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In the rush to lead the pack, writer-director Ryan Perez, a UCLA grad and veteran of the Upright Citizens Brigade comedy theater, and who has been an in-house writer and director for Funny or Die since June 2008, had to cut corners. Perez wrote the script in 72 hours, bought four black turtlenecks and shot the entire feature-length film in five days, with research mostly pulled from Jobs's exhaustive, 10,512-word Wikipedia entry. ("No one can even read that in three days," jokes iSteve's producer Allison Hord.) Yet, explains Perez, Jobs's ghost won't be mad -- he'll admire his moxie.
"The Internet is a culture of quickness and firstness important above all," Perez says. "That's the spirit of Steve Jobs and of our film."
Not mentioned: accuracy. Not that truth is paramount in biopics -- even Oscar-nominated ones -- which are forced to condense a life into less than two hours. "There are, uh, dramatic embellishments, similar to Zero Dark Thirty or Argo," Perez says, before conceding that Zero director Kathryn Bigelow probably could beat him up.
iSteve is the first feature to run on Funny or Die, the Hollywood-based comedy website known mainly for shorts, which was founded by Will Ferrell and his frequent collaborators Adam McKay and Chris Henchy. But that wasn't intentional -- iSteve started as simply an idea for a mock trailer, a four-minutes-or-fewer clip poking fun at Jobs's hagiography and Hollywood clichés. Because of all the different scenes, a tightly edited gag like that can take the team a day and a half to film. Perez and Hord had a brainstorm. Why not shoot more, cut slower and expand iSteve into a full-length film? And, of course, extend their iFinger to the iCompetition.
Casting the messianic Steve Jobs was easy. Justin Long, who actually played an Apple computer -- albeit a computer in sweaters and jeans -- in the snarky "I'm a Mac" ad campaigns, agreed to portray the exec across the film's three-decade stretch from 1976 to the mid-2000s. "There was a fun irony in that," says Perez, especially as iSteve's timeline includes Long's own ad campaign, leading to a Synecdoche, New York–esque vortex where Long plays Jobs advising another actor playing Long on how to play a Mac.
"It's very meta," laughs comedian James Urbaniak, who plays Bill Gates, Jobs's compatriot-turned-competitor. Gates elbows into the scene to loom over his dweeby PC spokesman in the hopes that the PC might finally emerge victorious in one of the commercials. "I don't think Bill Gates would argue with my saying that Bill Gates is a somewhat less charismatic figure."
That hasn't stopped Urbaniak from trying to play Gates twice. In 1999, he auditioned for the TNT TV movie The Pirates of Silicon Valley but lost the role to ex–Breakfast Clubber Anthony Michael Hall. "Once you see my performance in this film, you'll understand why they didn't cast me."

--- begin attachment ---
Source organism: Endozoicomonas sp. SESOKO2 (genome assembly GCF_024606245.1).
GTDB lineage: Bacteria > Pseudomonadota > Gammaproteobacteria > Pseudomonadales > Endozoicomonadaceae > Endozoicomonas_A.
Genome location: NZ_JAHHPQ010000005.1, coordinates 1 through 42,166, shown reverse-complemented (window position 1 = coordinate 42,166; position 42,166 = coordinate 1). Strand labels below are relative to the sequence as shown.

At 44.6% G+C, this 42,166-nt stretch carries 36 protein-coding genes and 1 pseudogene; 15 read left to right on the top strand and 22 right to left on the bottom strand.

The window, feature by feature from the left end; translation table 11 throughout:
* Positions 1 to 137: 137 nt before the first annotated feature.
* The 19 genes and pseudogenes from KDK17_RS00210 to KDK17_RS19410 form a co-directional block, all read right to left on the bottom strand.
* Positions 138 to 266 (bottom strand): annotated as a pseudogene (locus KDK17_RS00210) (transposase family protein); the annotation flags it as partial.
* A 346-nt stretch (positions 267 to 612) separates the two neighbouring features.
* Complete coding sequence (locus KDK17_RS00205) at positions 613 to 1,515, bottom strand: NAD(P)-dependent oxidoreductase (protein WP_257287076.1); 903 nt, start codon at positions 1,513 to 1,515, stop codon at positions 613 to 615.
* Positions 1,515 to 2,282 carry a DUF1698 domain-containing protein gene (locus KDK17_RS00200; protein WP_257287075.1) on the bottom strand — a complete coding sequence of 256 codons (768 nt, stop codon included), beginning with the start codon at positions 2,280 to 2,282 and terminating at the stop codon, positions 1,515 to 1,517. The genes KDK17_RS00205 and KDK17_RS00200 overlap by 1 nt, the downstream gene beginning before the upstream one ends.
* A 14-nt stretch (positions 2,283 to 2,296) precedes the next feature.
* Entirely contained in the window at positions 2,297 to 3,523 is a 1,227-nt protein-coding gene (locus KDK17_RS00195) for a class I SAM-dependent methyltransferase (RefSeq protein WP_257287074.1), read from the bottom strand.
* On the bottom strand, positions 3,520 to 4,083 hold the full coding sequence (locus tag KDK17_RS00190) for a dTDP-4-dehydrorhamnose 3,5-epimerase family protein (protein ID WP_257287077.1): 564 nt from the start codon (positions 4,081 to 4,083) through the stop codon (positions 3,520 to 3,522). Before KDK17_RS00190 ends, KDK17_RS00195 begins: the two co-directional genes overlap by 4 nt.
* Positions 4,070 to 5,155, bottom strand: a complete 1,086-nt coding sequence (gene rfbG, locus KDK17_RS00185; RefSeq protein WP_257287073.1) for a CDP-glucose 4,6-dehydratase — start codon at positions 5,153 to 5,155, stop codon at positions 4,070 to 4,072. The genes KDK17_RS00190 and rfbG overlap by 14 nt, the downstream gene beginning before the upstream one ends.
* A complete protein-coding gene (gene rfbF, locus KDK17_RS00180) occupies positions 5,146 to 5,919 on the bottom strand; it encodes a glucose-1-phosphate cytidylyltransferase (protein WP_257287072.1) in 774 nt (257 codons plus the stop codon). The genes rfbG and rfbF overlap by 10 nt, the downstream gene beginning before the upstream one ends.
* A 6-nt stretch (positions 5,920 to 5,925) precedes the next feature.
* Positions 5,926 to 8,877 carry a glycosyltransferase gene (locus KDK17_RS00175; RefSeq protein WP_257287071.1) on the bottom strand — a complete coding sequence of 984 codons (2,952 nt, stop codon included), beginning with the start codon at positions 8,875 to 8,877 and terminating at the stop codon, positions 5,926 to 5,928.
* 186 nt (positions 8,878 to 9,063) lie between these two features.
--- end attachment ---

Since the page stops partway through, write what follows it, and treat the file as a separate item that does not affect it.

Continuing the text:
Is Urbaniak at all worried about retribution from Gates, a tough CEO who used to berate lazy staffers by asking if they'd rather quit Microsoft and join the Peace Corps? "I think he's a busy man," the actor says. "I'm sure he'll have a young person watch it and explain it to him." (As Long was unavailable for an interview, we were unable to ask if iSteve might hurt his chance of collecting Mac commercial residuals.)
Instead of Gates, the filmmakers really should beware their audience. iSteve is both about and for the Internet, and the Internet is polarized in its perception of Jobs. "If you say anything about Steve Jobs, the reactions are so passionate, and that's mostly coming from people who never met him," Perez says. Though the director is an admitted non-first-adopter, that fervor is why he wanted to examine Apple's legacy, even if his approach is tongue-in-cheek. "I'm interested in the fact that people are so interested in it."
When Hord waded into the comments section of Gizmodo, the opinionated technology website, which closely monitors the Ashton Kutcher biopic, she caught a glimpse of the kinds of responses that iSteve may face. "People are crazy," she says. "They're either laughing or saying it's sacrilegious. I would hope that these really critical fanboy types would understand who we are and where we're coming from."
While Funny or Die hasn't always been flattering to Apple -- last year, Perez directed a fake commercial for the third-generation iPad, which boasts that it comes with high-res photos of white girls wearing backpacks and "a vague sense of ineffable progress" -- the comedy studio is aware that it might not exist without the company's innovations. Yes, its offices, just one block from Hollywood Boulevard's Walk of Fame, are stocked exclusively with Mac computers.
"Everybody who works in any kind of media now owes a lot to Steve Jobs because of his development of things that help us work and edit," Perez says.
Hord adds, "His desires for the Everyman to have basically a studio in a box -- that's how a company like Funny or Die can actually thrive, because we're a low-budget, run-and-gun facility."
But what about poor Kutcher and his delayed dramatic debut? "Ashton Kutcher is welcome anytime at Funny or Die," Perez says.
"The door is open," Hord chimes in. "Maybe there's another historical figure he'd like to play."
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